Many factors were driving changes to the White Australia policy and while the Chinese-Australian community was not itself active in this regard, one member, William Liu certainly was:

Liu, according to Palfreeman, had a huge influence on the organisation:

“I’d say we had quite a lot to do with Billy Liu…in fact, you could say he was an instigator of this organisation…No question about it…looking back on it and thinking from 1956 onwards, that the momentum established by Liu transmogrified into the Immigration Reform Association…”[17]

Questions to be asked/answered?

  • What estimates are there of the numbers smuggled into Australia?
  • Are there and stories of those who entered Australia illegally?
  • Account of those who returned to China after 1949?
  • Chinese Youth League activities?
  • Details of the old men in the Chinatown dorms?
  • Details of the membership and operation of various organisation?
  • Accounts from Victoria/Melbourne and other parts of Australia?

[1] Department of Home Affairs, Historical Migration Statistics. Though perhaps as many as five times the number of students came to Australia privately as were sponsored under the Colombo Plan, see, Oakman, Daniel, Facing Asia: a history of the Colombo Plan (Canberra: Pandanus Books, 2004), p.179.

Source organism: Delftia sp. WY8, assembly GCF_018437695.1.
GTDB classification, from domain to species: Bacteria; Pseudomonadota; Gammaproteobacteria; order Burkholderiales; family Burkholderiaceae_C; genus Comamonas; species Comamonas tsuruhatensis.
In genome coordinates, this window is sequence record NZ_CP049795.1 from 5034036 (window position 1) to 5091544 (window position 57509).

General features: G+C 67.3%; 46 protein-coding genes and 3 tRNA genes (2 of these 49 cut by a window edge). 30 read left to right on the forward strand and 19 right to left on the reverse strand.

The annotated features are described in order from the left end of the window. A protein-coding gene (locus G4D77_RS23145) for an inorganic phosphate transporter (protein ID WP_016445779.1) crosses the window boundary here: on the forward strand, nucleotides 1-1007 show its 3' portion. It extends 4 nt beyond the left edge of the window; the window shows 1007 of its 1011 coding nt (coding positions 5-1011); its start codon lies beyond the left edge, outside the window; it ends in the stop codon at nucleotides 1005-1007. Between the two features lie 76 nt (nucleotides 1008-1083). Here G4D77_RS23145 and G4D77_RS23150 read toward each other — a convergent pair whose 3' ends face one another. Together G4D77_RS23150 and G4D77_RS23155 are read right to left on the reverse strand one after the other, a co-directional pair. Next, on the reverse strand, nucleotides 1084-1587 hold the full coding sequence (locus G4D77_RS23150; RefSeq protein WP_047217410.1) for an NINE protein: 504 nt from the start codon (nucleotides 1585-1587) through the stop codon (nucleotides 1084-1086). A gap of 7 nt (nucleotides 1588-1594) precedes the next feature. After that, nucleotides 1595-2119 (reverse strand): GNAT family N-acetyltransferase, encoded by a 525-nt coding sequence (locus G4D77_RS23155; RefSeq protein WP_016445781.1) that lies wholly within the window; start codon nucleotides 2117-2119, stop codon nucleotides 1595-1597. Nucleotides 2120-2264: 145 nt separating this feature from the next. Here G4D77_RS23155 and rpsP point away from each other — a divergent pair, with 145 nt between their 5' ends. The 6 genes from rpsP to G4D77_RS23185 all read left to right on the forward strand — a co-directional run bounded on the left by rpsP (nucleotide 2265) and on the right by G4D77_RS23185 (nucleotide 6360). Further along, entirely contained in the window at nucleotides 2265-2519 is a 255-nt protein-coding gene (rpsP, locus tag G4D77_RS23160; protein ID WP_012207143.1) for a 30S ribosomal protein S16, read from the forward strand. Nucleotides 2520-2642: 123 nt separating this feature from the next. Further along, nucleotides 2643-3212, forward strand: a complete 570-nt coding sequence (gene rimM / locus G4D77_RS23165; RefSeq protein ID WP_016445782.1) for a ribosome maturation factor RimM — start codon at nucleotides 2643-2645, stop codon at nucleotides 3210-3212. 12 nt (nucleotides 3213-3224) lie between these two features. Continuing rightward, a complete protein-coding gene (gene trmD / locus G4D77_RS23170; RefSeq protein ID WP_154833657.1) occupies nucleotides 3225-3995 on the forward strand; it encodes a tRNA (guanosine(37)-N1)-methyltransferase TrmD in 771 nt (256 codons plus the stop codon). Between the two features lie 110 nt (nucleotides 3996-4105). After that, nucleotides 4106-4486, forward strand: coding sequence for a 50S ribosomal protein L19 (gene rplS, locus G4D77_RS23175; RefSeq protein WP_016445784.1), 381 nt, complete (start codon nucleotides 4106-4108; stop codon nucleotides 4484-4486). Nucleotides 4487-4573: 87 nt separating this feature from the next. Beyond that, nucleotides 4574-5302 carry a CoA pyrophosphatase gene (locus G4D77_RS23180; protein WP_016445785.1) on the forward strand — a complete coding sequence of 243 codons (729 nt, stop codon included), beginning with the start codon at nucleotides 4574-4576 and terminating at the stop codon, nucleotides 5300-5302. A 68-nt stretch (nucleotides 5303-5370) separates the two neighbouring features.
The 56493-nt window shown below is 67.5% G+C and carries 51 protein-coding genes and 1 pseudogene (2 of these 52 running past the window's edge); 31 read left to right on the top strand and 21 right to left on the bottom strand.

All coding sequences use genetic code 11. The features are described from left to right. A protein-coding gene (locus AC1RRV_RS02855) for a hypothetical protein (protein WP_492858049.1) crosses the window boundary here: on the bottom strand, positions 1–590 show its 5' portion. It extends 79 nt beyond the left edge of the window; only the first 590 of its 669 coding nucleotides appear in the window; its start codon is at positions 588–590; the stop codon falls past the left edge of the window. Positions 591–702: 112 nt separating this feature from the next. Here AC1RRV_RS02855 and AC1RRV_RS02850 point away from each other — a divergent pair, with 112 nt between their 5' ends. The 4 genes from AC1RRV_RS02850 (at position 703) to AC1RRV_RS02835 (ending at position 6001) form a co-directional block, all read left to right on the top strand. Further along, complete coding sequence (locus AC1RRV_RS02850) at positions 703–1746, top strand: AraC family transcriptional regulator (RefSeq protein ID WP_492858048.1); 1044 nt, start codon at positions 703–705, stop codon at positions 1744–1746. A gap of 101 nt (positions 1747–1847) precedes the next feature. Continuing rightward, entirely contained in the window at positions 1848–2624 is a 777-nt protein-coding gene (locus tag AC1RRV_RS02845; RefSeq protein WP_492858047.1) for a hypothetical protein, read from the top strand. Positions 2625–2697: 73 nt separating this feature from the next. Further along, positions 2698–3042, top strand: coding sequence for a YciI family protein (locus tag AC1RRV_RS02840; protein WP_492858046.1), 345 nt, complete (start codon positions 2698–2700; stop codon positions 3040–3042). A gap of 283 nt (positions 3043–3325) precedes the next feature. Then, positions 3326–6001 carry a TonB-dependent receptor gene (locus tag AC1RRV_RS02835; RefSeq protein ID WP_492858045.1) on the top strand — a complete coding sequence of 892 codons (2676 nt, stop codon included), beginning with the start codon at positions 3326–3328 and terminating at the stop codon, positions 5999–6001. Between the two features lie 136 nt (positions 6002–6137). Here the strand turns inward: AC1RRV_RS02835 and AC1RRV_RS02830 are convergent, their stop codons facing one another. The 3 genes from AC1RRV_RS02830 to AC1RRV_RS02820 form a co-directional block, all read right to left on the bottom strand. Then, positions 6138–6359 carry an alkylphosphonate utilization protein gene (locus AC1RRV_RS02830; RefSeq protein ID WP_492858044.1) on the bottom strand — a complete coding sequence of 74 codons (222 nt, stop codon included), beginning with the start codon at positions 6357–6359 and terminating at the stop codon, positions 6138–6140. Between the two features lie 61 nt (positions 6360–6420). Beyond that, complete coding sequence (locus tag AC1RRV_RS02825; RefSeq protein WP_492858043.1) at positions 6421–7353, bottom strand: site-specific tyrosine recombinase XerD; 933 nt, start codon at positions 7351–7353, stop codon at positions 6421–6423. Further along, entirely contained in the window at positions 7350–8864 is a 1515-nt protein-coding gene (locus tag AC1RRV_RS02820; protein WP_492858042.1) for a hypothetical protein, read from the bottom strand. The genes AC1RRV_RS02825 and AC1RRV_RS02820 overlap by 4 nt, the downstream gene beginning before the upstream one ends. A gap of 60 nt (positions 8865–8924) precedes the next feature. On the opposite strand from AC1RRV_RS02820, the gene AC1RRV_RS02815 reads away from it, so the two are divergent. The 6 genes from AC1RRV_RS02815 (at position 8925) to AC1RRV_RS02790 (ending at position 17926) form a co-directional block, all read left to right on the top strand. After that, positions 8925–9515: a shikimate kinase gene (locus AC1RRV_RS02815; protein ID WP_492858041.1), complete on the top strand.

[2] For examples see, Newcastle Morning Herald and Miners’ Advocate, 24 April 1954, p.2 & Canberra Times, 9 April 1957, p.5; 6 January 1959, p.1.

[3] Interview King Fong, 26 August 2015.

[4] William Liu, interview with Hazel De Berg, 3 May 1978, MLMSS 6294/3, cited in Charlotte Jordon Greene, ‘Fantastic Dreams’: William Liu and the origins and influence of protest against the White Australia Policy in the 20th century (PhD, University of Sydney, 2005), p.190.

[5] Hunt, Stanley., From Shekki to Sydney: an autobiography (Broadway, N.S.W.: Wild Peony, 2009), pp.121-122 & interview King Fong, 26 August 2015.

[6] Interview King Fong, 26 August 2015.

[7] Interview King Fong, 26 August 2015.

[8] Interview King Fong, 26 August 2015.

[9] Interview King Fong, 26 August 2015.

[10] Irene Moss, “Chinese or Australian? Growing up in a bicultural twilight zone from the 1950s on”, in Morag Loh and Christine Ramsay, Survival and celebration: an insight into the lives of Chinese immigrant women, European women married to Chinese and their female children in Australia from 1856 to 1986 (Melbourne: M. Loh and C. Ramsay, 1986), pp.13-14.

[11] Interview King Fong, 26 August 2015.

[12] Sydney Morning Herald, 13 June 1951, p.8.

[13] Chinese Herald 22/9/1994

[14] Jordens, Ann-Mari, Redefining ‘Australian citizen’ 1945-75 (Canberra: Administration, Compliance & Governability Program, Research School of Social Sciences, Australian National University, 1993), p.14.

[15] Hunt, Stanley, From Shekki to Sydney: an autobiography (Broadway, N.S.W.: Wild Peony, 2009), p.112 & interview King Fong, 26 August 2015.

[16] William Liu, “The Chinese Residents in Australia”, 1958, MLMSS 6294/10, cited in Charlotte Jordon Greene, ‘Fantastic Dreams’: William Liu and the origins and influence of protest against the White Australia Policy in the 20th century (PhD, Univerity of Sydney, 2005), p.190.

[17] Interview with Tony Palfreeman, 16 September 2004, in Charlotte Jordon Greene, ‘Fantastic Dreams’: William Liu and the origins and influence of protest against the White Australia Policy in the 20th century (PhD, University of Sydney, 2005), p.221.

Download this article as a pdf